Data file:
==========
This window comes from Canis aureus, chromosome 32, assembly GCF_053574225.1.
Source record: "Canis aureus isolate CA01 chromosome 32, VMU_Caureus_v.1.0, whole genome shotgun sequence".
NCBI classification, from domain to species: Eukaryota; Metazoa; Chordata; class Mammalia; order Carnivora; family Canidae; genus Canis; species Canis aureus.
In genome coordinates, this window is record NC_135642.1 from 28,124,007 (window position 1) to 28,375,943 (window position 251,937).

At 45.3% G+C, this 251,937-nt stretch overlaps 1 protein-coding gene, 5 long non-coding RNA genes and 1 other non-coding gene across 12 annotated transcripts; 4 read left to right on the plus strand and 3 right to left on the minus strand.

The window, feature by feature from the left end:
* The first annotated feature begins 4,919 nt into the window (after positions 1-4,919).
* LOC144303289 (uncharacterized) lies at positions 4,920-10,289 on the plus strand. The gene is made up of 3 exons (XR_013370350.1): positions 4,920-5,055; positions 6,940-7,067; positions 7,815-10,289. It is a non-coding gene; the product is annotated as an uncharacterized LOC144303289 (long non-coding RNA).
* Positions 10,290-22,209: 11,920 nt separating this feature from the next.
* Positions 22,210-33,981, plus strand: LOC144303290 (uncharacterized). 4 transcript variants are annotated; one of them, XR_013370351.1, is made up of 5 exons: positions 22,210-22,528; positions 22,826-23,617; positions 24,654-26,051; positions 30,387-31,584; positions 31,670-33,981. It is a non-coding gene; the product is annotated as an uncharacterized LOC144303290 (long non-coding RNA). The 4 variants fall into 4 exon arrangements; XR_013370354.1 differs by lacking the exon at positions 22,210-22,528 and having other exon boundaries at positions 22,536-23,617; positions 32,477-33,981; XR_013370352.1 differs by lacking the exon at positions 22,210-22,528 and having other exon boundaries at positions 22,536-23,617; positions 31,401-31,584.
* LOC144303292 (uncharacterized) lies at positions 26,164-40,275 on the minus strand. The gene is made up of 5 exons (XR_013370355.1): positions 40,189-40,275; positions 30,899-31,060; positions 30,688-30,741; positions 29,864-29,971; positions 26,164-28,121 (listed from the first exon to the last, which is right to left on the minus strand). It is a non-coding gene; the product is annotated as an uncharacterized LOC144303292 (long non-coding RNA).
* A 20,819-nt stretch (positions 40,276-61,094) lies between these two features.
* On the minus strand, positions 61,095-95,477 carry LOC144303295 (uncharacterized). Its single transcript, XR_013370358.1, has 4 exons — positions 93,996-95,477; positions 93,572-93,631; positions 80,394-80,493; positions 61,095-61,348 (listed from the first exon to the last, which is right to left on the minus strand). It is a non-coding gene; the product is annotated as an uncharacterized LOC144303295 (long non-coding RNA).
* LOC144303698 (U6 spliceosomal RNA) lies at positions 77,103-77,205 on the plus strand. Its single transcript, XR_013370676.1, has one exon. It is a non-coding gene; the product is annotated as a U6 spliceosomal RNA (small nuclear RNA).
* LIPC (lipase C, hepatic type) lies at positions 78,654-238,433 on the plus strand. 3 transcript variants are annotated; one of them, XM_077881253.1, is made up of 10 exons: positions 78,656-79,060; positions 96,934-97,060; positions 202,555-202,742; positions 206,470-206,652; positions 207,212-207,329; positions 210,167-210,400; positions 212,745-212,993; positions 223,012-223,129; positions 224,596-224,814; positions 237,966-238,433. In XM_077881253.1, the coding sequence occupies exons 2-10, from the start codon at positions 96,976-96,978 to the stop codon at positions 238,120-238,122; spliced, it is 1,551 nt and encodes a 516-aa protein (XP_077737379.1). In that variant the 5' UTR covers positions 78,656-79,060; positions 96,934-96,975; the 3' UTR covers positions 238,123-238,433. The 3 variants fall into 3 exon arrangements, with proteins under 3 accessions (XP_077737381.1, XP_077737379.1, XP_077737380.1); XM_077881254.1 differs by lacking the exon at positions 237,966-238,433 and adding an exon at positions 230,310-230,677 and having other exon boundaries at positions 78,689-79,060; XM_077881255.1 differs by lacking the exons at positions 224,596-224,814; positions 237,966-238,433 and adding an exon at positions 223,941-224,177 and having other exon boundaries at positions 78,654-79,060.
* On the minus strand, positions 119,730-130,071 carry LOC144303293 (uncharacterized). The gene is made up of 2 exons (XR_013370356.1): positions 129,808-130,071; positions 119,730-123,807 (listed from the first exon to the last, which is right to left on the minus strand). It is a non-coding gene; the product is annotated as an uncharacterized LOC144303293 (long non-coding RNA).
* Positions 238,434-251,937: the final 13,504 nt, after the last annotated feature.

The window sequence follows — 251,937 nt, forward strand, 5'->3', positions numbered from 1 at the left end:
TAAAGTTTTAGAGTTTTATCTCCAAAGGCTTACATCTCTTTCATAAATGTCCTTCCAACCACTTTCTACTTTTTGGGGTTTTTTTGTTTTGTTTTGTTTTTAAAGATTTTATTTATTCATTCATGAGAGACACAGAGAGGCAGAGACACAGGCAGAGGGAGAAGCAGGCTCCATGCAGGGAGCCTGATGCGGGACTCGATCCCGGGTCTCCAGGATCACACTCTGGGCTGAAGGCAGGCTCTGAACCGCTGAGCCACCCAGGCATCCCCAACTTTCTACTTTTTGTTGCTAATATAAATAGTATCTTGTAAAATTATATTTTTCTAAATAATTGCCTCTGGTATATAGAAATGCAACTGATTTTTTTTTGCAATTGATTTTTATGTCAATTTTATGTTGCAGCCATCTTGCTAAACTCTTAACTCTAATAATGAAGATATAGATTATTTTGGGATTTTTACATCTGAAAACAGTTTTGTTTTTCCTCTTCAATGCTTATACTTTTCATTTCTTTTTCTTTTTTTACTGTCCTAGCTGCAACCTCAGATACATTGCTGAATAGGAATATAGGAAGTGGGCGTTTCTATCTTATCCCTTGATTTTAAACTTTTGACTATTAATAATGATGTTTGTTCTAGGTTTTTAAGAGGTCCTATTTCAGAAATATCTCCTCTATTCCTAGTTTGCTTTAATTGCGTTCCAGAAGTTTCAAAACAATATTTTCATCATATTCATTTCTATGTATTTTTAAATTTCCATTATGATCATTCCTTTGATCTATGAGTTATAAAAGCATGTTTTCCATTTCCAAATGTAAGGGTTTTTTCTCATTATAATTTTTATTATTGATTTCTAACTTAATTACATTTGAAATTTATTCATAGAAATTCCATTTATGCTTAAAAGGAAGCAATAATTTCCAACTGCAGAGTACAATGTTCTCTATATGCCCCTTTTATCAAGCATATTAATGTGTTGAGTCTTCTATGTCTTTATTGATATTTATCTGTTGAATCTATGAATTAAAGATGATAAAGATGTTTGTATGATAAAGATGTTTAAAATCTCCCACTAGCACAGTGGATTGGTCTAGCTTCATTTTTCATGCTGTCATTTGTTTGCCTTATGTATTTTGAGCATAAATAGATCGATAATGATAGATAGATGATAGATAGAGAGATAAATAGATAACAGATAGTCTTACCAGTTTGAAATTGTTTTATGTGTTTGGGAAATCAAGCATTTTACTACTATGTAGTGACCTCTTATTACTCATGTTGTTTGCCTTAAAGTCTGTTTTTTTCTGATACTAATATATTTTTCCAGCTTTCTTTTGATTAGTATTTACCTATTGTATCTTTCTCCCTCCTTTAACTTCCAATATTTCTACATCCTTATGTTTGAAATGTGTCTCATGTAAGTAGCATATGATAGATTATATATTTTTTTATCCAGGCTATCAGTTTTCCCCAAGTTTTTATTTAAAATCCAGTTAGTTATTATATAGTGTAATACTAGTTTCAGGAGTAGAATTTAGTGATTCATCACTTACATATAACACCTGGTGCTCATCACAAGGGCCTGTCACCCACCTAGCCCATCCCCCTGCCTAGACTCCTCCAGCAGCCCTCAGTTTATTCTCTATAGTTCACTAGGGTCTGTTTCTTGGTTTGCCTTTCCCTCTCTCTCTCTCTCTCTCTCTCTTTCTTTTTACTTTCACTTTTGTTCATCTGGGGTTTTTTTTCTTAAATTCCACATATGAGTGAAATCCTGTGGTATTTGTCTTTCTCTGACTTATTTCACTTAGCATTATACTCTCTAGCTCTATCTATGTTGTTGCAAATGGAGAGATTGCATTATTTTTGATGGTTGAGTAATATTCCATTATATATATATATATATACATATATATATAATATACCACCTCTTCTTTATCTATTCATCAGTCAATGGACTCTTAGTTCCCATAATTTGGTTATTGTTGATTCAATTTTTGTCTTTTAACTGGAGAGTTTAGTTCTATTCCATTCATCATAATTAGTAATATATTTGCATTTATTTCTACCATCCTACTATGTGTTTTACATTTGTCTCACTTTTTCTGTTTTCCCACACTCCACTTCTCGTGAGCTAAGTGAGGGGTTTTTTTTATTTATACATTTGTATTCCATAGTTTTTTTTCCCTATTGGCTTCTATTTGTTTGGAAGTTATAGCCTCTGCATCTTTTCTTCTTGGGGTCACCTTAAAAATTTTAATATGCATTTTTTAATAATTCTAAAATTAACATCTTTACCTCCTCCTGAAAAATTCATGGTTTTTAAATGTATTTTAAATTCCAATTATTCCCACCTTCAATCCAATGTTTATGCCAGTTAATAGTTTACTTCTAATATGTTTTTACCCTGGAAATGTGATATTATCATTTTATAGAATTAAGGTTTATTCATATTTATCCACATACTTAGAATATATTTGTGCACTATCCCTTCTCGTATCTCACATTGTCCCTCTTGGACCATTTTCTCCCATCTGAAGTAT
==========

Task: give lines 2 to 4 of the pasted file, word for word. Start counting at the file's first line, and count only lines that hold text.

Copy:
Source record: "Canis aureus isolate CA01 chromosome 32, VMU_Caureus_v.1.0, whole genome shotgun sequence".
NCBI classification, from domain to species: Eukaryota; Metazoa; Chordata; class Mammalia; order Carnivora; family Canidae; genus Canis; species Canis aureus.
In genome coordinates, this window is record NC_135642.1 from 28,124,007 (window position 1) to 28,375,943 (window position 251,937).